A study by Johns Hopkins researchers W. P. Andrew Lee and Gerald Brandacher have used stem cells from fat to promote nerve regeneration in rats that have suffered paralyzing leg injuries and in other rodents that have received hind-leg transplants.
These findings have shown that mesenchymal stem cells (MSCs) can stimulate nerve regeneration, and deepen our understanding of how MSCs improve nerve regeneration after injury and limb transplant, while potentially minimizing the need for lifelong immunosuppression after reconstructive surgery to replace a lost limb.
Medical student John Pang said, “Mesenchymal stem cells may be a promising add-on therapy to help damaged nerves regenerate. We obviously need to learn much more, but we are encouraged by what we learned from these experiments.”
MSCs have the ability to readily differentiate into bone, cartilage, and fat cells, but in the laboratory, scientists have been able to extend the possible cell fates that MSCs can form, including nerve and blood vessel cells.
Another advantage of MSCs is their ability to escape recognition by the immune system. MSCs secrete a variety of molecules that suppress the immune response against them. According to Pang it is this very property of MSCs that researchers hope to use in order to regenerate nerves without requiring patients to take immunosuppressive drugs.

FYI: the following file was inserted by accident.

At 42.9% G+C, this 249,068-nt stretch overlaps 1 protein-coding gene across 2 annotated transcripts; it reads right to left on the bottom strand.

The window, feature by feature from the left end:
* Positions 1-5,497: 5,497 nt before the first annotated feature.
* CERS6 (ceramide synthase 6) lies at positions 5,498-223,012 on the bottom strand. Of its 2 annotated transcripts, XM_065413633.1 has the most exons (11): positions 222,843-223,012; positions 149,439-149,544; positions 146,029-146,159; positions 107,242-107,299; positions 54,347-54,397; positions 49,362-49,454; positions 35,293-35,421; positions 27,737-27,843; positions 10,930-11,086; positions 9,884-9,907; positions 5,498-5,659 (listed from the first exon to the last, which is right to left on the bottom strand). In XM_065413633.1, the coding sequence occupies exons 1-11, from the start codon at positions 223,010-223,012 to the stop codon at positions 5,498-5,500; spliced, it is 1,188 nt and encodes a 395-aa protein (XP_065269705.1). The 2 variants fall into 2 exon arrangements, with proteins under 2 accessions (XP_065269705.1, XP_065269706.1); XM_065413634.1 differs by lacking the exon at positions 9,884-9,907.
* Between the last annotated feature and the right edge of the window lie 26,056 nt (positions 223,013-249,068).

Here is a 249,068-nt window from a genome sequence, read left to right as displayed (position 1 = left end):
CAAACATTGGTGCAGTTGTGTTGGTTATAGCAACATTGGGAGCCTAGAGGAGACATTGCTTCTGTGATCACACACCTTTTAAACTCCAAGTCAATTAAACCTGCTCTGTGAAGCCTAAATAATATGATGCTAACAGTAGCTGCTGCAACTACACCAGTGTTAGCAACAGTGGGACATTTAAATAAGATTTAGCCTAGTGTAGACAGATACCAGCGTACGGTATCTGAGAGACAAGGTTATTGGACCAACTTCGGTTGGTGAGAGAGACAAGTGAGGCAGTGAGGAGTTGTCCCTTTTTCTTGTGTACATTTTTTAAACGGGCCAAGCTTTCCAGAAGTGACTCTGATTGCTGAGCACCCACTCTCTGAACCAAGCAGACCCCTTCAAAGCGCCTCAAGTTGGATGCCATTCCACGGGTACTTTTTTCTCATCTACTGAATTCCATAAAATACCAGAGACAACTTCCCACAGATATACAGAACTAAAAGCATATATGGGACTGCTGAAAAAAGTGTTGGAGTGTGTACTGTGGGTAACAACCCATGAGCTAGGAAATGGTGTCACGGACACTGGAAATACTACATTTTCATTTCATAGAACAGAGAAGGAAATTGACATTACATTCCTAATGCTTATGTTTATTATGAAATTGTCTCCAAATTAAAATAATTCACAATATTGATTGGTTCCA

Harvesting MSCs from fat is relatively easy, but they can also be isolated from bone marrow. Although, bone marrow aspirations can cause more pain in some pain than liposuction.
In this experiment, researchers used three different groups of rodents. In one group, the rats had their femoral nerves cut and repaired. In the second group, the rats received a hind-leg transplant, and in the third group, the rats received a different type of transplant. Some of these rats had MSCs directly injected into the sciatic nerve, and others had the MSCs intravenously administered. After 16 weeks, the researchers say the rats with severed and repaired nerves with MSCs showed significant improvements in nerve regrowth and nerve function. Those with transplants from similar rats appeared to also show benefits.
Those rats who transplants came from dissimilar rodent types – a situation similar to those patients who receive transplants from cadavers – rejected their new limbs. Thus MSCs might be a adjuvant treatment for patients with nerve damage.